1 Nov 2006, 1:21 a.m. - cum salis grano

an aside: bodice be plural in its own rite [ref. OED] so why the pair, be it the singular be body and not bodouse? unlike mice,mouse; lice, louse, any bodie have the reason? strange, house be not hice either.

1 Nov 2006, 3:13 a.m. - Nate

Bradford, your observation that the parts are mirror images is correct - except for scissors which are not mirror images but identical.

1 Nov 2006, 3:18 p.m. - language hat

house/mouse "House" in Old English was hus (with a long u), and the plural was identical to the singular, just as with "word" and many other neuter nouns. So the expected plural, if only sound change were taken into account, would have been "house," but obviously we like to have our plurals marked, so it got regularized with the standard -s. "Mouse," on the other hand, comes from mus, which underwent "i-mutation" in the plural: the Germanic plural was *musiz (again, with long u), and before it disappeared the i of the ending pulled the preceding u forward in the mouth ("fronted" it), making it ü (as the Germans write it), or y (in OE spelling), so the plural was mys, becoming mice by regular sound change. I hope that's comprehensible! As for why "the singular be body and not bodouse," I'm not sure if that's a joke, but in case it's serious: the plural of body was and is bodies; in this particular context, that plural got spelled bodice -- as the OED says: "A variant of bodies (see BODY n. 6), retaining the earlier sound of final -s, the original phrase being 'a pair of bodies'; even with the spelling bodice the word was formerly (like pence, mice, dice, truce) treated as a plural."

1 Nov 2006, 9:09 p.m. - cum salis grano

LH. Most grateful for the explanation, I will look up my Websters more often, before putting fut in muth:

1 Nov 2006, 9:28 p.m. - Bradford

Are they really? Everybody go look. Why, bigosh, so they are!---or would be if some pairs didn't have variant handles.

2 Nov 2006, 12:44 a.m. - Nate

Some pairs have variant handles. Just as Newton ignored air resistance I ignored variant handles and so did you. :-)

31 Oct 2016, 4:27 a.m. - Louise Hudson

Pepys refers to his wife as "my wife" six times in this short entry. He seldom refers to her by her name. That seems odd to me. He is writing a diary presumably for his own use. Does he think he might forget their relationship? Maybe it was a convention then, but I can't imagine referring to my husband as "my husband" when writing in a private diary . I wouldn't even refer to him as "my husband" to close friends or family members who I know know him as "my husband." Would anyone here refer to his or her spouse that way in private writings or within the family or with close acquamtences? How we tend to refer to people, depending on our relationship, is very interesting. For instance, when I speak to my brother about his wife or children I don't say, "your wife" or "your son" or "your daughter", I refer to them by their names.

31 Oct 2016, 6:30 a.m. - San Diego Sarah

Louise - he writes in French shorthand. Maybe Elizabeth is a difficult outline, and "my wife" is a flowing quick and easy squiggle? It would be in English Pitman.

31 Oct 2016, 9:59 a.m. - GrannieAnnie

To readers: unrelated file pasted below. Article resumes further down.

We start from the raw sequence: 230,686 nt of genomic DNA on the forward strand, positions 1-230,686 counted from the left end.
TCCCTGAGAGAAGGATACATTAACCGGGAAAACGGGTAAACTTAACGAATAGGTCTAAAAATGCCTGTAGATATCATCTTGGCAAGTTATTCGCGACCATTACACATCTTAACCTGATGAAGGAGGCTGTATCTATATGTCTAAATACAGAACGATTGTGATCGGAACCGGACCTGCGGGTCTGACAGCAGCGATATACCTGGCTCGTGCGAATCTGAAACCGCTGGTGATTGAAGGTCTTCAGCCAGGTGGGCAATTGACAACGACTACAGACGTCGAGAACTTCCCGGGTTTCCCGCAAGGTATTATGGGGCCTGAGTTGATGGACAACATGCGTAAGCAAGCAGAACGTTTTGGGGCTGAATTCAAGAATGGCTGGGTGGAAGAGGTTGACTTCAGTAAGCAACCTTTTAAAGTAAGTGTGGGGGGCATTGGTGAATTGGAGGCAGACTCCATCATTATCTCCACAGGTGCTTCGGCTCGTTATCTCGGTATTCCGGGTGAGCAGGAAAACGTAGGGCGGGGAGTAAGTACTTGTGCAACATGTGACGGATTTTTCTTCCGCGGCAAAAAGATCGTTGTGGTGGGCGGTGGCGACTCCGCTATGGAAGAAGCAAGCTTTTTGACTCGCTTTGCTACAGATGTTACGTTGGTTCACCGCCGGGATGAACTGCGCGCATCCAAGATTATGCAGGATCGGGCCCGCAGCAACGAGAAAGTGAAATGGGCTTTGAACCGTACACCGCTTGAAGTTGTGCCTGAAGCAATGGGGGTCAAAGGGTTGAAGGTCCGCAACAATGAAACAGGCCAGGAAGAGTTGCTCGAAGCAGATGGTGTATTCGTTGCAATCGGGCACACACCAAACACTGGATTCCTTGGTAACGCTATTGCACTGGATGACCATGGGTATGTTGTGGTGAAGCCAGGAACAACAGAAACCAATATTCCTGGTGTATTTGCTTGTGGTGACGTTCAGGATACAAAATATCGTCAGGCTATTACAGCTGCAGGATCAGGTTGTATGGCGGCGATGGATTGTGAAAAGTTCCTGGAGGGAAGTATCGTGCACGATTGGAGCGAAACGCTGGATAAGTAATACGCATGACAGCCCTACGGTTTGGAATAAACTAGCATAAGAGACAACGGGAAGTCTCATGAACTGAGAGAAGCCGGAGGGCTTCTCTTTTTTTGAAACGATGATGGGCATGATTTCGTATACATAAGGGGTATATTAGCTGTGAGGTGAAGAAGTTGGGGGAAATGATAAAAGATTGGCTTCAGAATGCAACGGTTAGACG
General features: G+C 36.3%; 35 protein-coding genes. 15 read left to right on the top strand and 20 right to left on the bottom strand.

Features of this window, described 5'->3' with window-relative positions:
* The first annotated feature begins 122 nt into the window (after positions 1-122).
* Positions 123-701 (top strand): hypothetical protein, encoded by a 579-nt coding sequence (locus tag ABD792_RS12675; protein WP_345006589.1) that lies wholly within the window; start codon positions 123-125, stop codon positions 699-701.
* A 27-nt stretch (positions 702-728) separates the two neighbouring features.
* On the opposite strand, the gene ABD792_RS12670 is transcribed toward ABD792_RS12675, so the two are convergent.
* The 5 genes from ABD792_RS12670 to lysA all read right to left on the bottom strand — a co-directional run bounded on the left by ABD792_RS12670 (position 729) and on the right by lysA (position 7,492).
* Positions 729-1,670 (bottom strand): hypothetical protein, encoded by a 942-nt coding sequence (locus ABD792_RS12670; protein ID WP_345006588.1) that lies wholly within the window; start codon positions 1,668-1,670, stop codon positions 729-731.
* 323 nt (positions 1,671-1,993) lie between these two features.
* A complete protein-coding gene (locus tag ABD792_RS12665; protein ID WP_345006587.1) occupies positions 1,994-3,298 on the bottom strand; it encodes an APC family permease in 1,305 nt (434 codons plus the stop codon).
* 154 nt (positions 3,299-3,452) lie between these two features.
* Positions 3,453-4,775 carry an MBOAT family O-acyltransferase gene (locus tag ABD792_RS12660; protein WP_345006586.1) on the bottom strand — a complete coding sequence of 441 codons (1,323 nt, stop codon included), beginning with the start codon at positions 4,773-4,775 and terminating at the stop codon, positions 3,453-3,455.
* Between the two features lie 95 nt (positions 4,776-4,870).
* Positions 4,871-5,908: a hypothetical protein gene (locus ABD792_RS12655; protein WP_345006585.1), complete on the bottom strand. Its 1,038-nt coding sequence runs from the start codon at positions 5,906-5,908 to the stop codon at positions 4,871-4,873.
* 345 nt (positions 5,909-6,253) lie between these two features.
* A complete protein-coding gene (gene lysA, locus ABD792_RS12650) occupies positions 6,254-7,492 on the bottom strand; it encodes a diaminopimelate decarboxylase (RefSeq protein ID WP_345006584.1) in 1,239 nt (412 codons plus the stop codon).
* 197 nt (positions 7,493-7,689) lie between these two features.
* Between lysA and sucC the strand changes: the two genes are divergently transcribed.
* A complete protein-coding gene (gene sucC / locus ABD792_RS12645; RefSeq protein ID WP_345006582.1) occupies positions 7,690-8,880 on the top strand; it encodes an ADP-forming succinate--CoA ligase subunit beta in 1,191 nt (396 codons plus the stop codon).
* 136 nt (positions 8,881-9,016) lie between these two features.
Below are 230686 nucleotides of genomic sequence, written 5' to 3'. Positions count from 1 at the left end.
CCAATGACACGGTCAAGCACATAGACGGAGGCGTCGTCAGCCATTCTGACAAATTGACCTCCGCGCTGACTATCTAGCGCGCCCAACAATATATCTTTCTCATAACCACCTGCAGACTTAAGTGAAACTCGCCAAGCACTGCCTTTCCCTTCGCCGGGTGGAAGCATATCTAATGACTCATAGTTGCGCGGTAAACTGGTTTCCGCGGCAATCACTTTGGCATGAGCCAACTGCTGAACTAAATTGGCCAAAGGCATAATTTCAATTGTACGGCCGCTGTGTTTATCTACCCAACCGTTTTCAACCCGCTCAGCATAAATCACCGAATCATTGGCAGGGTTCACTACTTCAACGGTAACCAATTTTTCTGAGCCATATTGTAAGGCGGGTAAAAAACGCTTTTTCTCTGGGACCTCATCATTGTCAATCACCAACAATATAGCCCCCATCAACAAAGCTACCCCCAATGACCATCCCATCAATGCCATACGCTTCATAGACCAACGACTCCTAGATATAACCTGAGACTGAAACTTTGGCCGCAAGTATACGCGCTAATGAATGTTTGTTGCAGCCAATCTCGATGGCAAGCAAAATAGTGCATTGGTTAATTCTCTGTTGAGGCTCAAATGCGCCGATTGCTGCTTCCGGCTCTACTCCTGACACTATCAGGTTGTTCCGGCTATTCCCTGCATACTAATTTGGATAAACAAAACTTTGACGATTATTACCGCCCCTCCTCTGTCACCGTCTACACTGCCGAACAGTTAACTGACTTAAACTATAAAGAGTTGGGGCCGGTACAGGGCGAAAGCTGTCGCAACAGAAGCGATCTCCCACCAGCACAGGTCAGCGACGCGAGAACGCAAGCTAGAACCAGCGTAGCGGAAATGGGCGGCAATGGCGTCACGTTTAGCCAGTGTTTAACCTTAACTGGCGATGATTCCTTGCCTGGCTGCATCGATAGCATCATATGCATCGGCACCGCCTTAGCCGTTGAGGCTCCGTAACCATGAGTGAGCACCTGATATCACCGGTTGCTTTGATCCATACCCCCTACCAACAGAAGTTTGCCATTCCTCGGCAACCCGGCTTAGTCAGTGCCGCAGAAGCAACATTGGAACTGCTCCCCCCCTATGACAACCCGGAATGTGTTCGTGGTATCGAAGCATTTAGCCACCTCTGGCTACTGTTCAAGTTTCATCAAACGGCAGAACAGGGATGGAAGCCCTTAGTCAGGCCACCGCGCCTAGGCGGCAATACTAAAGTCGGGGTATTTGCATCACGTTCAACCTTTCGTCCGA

San Diego Sarah and Louise- Why wouldn't he just put her initial? I've read a lot of 1800s diaries, the small type the Civil War soldiers carried which had little space, and they'd often scribble, "Sent letter to B.H." (However, when a wife of that era wrote letters to other people she would often refer to her husband more formally as Mr. ___.)

31 Oct 2016, 2:10 p.m. - Gerald Berg

Ask any left handed individual; a pair scissors are not mirror images despite being called 'a pair'.

1 Nov 2016, 2:50 a.m. - Louise Hudson

Thanks, Sarah. I didn't realize he was writing in shorthand. That might explain it, but as GrannieAnnie says he could have used an initial as so many diarists did. I now wonder if a translators was responsible for turning names or other references to Elizabeth into "my wife."

1 Nov 2016, 11:35 a.m. - Sasha Clarkson

The sin of anachronism rears its ugly head again. Just because one "can't imagine" something, doesn't mean it wasn't so. Whatever the Pepyes called each other in private, (and we have no evidence at all for that), it was the common practice in Pepys' day to refer to ones spouse and other social equals quite formally when using the third person. This practice continued for another couple of hundred years, as any perusal of the literature of the various times, say Austen and Dickens, would confirm.

6 Nov 2016, 10:39 a.m. - Chris Squire UK

‘The wife’ was, until recently, commonly used by working-class British Englishmen; there’s also ‘her indoors’ . . : ‘Brit. colloq. one's wife or girlfriend . . The phrase was popularized by the Thames TV series Minder (1979–93), in which the leading character Arthur Daley habitually referred to his wife as ‘her indoors’. The series' original writer, Leon Griffiths, app. first heard it used by ‘a taxi-driver drinking companion of his’ (Independent (1992) 16 June 13/6). 1979 L. Griffiths Smaller they Are in Minder (television script, second draft) 10 May 2 That's what her indoors doesn't understand Terry. A young bird keep [sic] you feeling young . . ‘ (OED) …… Shorthand: http://www.pepysdiary.com/encyclopedia/2428/

7 Nov 2016, 5:58 a.m. - Bryan

Regarding shorthand and names, this passage from the 'About the text' page clarifies all: 'Pepys wrote the bulk of his diary in a shorthand devised by Thomas Shelton, with only a few words, such as names of people and places, written longhand; shorthand was more widely used by scholars in Pepys’ time than it is today ...' http://www.pepysdiary.com/about/text/ For example this is the first page of the diary, where the names of several people can be seen: https://upload.wikimedia.org/wikipedia/commons/d/d7/Samuel_Pepys_diary_page_1.jpg